Private health insurance spirals towards collapse

New data from the Australian Prudential Regulatory Authority (APRA) reveals that the number of Aussies taking out private health insurance has crashed to its lowest level since 2006.

According to APRA, private health hospital coverage of adults fell from 44.7% in 2018 to 44% last year, with losses experienced across all jurisdictions:

More worryingly, coverage has collapsed amongst healthy young cohorts while rising among the elderly:

The above charts add weight to the claim that Australia’s private health insurance industry is facing a ‘death spiral’. Young and healthy people (the so-called “invincibles”) continue to leave system, thus leaving a larger proportion of unhealthier, older, expensive users.

If this process continues, it will force premium up further, leading to a further exodus of the invicibles, and so on.

Australia’s private health insurance sector can only remain solvent if enough young and healthy people agree to sign-up, since they are the ones who are likely to pay more into the system than they take out.

In the absence of risk-based pricing, the only incentive for these young people to sign up is to avoid penalty – i.e. the Medicare Levy and the lifetime health cover surcharges.

Clearly, these young, healthy cohort perceive that it is cheaper to simply pay the penalties than hold private health insurance, thus helping to explain the clear exodus from the system.

Perhaps policy makers should take this opportunity to investigate whether the private health insurance industry should continue to be supported by taxpayers.

Australians are subsidising private health insurance to the tune of about $9 billion every year: $6 billion for the private health insurance rebate and $3 billion on private medical services for inpatients:

The rebate alone is projected to grow to $7.1 billion by 2022-23, according to the budget papers.

This $9 billion (and growing) of private health subsidies may very well produce more benefits to taxpayers if it was diverted into the public system.

After all, there is no evidence that private health insurance buys patients extra quality and safety. The Productivity Commission (PC) found that the larger, most comparable public and private hospitals had similar adjusted premature death ratios. Further, the PC found that the team-based care in large public hospitals also leads itself to better coordination of care.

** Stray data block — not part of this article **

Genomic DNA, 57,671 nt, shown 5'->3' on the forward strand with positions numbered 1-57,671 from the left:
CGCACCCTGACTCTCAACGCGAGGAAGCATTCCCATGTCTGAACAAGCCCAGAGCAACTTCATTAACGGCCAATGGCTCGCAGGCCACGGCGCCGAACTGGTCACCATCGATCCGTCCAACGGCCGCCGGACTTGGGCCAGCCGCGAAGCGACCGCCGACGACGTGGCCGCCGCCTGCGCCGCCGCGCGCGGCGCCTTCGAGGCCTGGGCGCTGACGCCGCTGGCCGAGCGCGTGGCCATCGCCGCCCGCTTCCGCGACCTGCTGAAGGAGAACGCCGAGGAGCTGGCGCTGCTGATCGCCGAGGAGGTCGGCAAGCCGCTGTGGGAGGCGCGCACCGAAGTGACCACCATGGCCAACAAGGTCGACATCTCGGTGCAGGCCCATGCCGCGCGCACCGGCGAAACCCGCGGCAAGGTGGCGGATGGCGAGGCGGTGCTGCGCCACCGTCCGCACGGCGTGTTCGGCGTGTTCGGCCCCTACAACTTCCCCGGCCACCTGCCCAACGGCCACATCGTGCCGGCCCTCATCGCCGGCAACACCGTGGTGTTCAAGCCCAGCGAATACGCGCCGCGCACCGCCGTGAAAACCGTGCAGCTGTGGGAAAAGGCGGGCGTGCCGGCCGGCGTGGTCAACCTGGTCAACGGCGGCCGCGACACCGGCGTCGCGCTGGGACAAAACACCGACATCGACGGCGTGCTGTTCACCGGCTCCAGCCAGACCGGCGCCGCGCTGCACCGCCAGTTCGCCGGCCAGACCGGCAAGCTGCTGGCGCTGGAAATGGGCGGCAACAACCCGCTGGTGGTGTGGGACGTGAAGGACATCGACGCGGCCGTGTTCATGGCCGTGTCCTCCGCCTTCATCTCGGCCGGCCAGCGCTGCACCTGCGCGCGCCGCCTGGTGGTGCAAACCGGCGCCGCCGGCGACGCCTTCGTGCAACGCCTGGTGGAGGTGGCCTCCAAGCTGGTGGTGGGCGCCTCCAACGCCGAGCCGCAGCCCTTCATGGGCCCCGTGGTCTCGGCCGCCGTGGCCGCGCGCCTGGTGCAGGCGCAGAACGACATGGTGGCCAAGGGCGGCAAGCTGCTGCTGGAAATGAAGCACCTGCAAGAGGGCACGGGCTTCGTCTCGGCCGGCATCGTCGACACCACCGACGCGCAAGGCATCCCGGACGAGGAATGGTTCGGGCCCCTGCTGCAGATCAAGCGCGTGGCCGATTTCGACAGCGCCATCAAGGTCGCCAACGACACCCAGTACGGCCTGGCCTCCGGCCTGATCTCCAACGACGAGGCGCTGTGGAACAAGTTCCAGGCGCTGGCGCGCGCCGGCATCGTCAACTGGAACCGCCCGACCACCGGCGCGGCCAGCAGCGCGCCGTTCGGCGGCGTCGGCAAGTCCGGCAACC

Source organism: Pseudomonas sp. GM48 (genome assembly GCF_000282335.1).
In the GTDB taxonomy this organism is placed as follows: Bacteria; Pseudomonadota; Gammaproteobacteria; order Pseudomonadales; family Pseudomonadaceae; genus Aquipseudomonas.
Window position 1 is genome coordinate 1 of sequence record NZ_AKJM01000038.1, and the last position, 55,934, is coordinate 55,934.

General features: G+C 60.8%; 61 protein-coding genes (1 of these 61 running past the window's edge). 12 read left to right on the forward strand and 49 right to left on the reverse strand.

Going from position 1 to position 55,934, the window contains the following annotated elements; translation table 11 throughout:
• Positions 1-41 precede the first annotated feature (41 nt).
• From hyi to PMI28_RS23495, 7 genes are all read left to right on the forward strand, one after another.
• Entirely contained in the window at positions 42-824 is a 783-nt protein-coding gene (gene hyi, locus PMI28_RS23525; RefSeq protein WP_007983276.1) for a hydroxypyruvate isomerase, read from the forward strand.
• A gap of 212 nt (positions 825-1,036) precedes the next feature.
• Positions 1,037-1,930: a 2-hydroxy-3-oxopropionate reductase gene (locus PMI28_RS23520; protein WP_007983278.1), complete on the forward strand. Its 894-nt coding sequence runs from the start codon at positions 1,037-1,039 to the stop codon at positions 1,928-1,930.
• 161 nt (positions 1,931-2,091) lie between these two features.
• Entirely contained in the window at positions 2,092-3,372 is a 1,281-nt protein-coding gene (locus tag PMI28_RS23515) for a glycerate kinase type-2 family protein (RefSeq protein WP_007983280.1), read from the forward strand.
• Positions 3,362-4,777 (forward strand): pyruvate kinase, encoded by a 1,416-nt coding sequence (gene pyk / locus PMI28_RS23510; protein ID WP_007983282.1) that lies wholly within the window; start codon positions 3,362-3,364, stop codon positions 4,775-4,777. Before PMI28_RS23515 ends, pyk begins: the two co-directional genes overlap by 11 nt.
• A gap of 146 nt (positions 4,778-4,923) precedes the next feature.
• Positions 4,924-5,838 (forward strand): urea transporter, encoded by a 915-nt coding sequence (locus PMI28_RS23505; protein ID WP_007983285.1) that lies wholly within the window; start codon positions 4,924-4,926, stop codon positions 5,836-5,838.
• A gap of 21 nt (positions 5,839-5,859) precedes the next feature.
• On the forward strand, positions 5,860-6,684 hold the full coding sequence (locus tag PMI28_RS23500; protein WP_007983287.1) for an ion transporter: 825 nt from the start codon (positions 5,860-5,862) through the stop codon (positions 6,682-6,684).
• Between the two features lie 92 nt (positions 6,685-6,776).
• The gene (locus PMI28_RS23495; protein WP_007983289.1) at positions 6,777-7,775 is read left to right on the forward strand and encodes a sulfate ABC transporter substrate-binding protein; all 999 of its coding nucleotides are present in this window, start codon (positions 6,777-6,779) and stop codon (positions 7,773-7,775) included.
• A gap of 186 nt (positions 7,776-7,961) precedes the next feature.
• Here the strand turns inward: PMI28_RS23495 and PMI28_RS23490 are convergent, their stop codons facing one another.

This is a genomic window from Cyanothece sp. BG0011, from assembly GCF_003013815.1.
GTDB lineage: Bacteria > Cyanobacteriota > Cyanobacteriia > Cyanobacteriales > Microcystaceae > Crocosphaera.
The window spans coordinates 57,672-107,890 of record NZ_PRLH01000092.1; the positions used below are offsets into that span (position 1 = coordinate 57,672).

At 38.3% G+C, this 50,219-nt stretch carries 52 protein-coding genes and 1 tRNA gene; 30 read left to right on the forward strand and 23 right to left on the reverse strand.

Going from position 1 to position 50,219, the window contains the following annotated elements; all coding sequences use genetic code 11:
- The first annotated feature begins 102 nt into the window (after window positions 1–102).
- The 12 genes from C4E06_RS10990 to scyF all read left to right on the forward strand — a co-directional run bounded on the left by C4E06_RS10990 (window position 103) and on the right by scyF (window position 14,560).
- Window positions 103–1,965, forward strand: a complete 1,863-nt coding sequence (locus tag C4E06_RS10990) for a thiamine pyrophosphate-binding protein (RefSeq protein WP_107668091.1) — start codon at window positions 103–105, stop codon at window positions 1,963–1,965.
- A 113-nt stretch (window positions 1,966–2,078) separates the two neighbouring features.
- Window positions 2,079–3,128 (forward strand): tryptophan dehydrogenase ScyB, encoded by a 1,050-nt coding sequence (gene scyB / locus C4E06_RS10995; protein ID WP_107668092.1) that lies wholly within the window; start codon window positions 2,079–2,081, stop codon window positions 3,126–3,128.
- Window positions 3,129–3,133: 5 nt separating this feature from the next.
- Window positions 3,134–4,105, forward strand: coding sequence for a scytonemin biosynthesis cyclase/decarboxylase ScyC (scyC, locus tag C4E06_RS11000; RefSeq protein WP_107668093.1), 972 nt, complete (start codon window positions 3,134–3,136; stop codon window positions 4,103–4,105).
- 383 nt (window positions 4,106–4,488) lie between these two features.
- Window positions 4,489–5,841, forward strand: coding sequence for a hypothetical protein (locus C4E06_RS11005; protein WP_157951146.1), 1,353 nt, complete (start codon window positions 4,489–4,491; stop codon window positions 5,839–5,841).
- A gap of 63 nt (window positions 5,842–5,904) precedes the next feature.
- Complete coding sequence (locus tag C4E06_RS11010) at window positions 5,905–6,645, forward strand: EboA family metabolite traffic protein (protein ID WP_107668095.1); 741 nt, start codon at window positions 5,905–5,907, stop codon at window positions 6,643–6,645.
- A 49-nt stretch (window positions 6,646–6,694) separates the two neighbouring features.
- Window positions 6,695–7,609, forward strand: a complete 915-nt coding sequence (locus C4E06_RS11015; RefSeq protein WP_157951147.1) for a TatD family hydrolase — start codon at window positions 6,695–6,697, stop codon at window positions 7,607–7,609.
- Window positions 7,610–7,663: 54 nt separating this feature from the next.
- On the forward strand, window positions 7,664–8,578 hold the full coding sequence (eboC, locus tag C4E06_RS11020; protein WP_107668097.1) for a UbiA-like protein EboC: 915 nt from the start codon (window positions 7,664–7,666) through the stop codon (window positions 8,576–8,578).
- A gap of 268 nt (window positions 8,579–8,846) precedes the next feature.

Instead of hosing more taxpayer funds to prop-up the private system, maybe it is time to abandon private health insurance subsidies altogether, with the savings instead redirected into the public system?

The system is headed for collapse anyway.

Leith van Onselen
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  1. BANG. if ever there was a time to do this, it’s now.

    I don’t the PHI cabal will mount much sympathy if that money was going into equivalent public services, and improved telehealth including specialist access.

    What was that Justin Timberlake song? Something about a river?

      • Yes. A mix of public and private doesn’t work. I think it can work for marginal stuff, things like elective surgery, A&E; ie things that can’t be gamed by the public or by the healthcare companies actuaries. Everything else, better to have a fully socialised system with the Minister accountable.

  2. Its a dog of a system which relies heavily on young people once again subsidizing the health and safety of older people. With greater levels of casualisation and the young being shafted every which way they will continue to abandon private health cover because that is the most logical thing to do. AMA also has a lot to answer with specialists gouging many times above the equivalent cost of the public system for the same health outcome. Just because its private, does not mean its good.

    Like private schools, let it stand on its own 2 feet and invest more in universal health and education outcomes. Also, strip non citizens of medicare rights, its a luxury we cannot afford with massive deficits.

    • “Like private schools” …
      Oh no can’t have that. You need privatization because it ensures efficient outcomes. Just don’t mention that it doesn’t work without government support.

    • If states didn’t provide free education to the children of temporary visa holders, they could put more money into public health.

    • RobotSenseiMEMBER

      Specialists’ rates are not set by the AMA. Why shouldn’t they be allowed to charge what is commensurate with their level of training? I’ve paid more for a plumber in-hours than a cardiology appointment.

    • DominicMEMBER